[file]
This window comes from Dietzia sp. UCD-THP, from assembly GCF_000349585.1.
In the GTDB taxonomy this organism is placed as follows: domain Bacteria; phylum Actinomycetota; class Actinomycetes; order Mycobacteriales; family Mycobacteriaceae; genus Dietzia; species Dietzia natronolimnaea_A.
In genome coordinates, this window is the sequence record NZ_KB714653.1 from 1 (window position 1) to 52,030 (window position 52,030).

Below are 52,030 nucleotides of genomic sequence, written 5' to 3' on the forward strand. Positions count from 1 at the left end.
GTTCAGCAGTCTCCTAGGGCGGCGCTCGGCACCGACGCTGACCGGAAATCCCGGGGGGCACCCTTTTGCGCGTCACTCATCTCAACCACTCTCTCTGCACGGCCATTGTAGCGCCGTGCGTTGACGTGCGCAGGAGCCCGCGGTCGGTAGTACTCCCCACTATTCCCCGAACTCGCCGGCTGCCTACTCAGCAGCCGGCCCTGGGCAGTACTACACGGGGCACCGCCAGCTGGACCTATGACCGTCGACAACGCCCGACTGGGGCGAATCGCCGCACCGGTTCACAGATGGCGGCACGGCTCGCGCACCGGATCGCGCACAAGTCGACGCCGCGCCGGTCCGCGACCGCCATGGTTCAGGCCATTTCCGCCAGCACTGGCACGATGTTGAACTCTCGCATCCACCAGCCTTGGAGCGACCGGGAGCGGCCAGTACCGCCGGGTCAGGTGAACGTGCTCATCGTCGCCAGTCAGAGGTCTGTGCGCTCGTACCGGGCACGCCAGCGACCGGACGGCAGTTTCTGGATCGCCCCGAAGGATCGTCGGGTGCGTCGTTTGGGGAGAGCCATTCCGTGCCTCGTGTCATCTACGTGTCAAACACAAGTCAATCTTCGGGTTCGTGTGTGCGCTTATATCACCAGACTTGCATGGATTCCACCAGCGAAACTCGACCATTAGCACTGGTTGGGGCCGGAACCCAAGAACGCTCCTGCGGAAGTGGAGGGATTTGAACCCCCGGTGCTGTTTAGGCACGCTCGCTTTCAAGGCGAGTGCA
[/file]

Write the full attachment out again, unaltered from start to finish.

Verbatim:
This window comes from Dietzia sp. UCD-THP, from assembly GCF_000349585.1.
In the GTDB taxonomy this organism is placed as follows: domain Bacteria; phylum Actinomycetota; class Actinomycetes; order Mycobacteriales; family Mycobacteriaceae; genus Dietzia; species Dietzia natronolimnaea_A.
In genome coordinates, this window is the sequence record NZ_KB714653.1 from 1 (window position 1) to 52,030 (window position 52,030).

Below are 52,030 nucleotides of genomic sequence, written 5' to 3' on the forward strand. Positions count from 1 at the left end.
GTTCAGCAGTCTCCTAGGGCGGCGCTCGGCACCGACGCTGACCGGAAATCCCGGGGGGCACCCTTTTGCGCGTCACTCATCTCAACCACTCTCTCTGCACGGCCATTGTAGCGCCGTGCGTTGACGTGCGCAGGAGCCCGCGGTCGGTAGTACTCCCCACTATTCCCCGAACTCGCCGGCTGCCTACTCAGCAGCCGGCCCTGGGCAGTACTACACGGGGCACCGCCAGCTGGACCTATGACCGTCGACAACGCCCGACTGGGGCGAATCGCCGCACCGGTTCACAGATGGCGGCACGGCTCGCGCACCGGATCGCGCACAAGTCGACGCCGCGCCGGTCCGCGACCGCCATGGTTCAGGCCATTTCCGCCAGCACTGGCACGATGTTGAACTCTCGCATCCACCAGCCTTGGAGCGACCGGGAGCGGCCAGTACCGCCGGGTCAGGTGAACGTGCTCATCGTCGCCAGTCAGAGGTCTGTGCGCTCGTACCGGGCACGCCAGCGACCGGACGGCAGTTTCTGGATCGCCCCGAAGGATCGTCGGGTGCGTCGTTTGGGGAGAGCCATTCCGTGCCTCGTGTCATCTACGTGTCAAACACAAGTCAATCTTCGGGTTCGTGTGTGCGCTTATATCACCAGACTTGCATGGATTCCACCAGCGAAACTCGACCATTAGCACTGGTTGGGGCCGGAACCCAAGAACGCTCCTGCGGAAGTGGAGGGATTTGAACCCCCGGTGCTGTTTAGGCACGCTCGCTTTCAAGGCGAGTGCA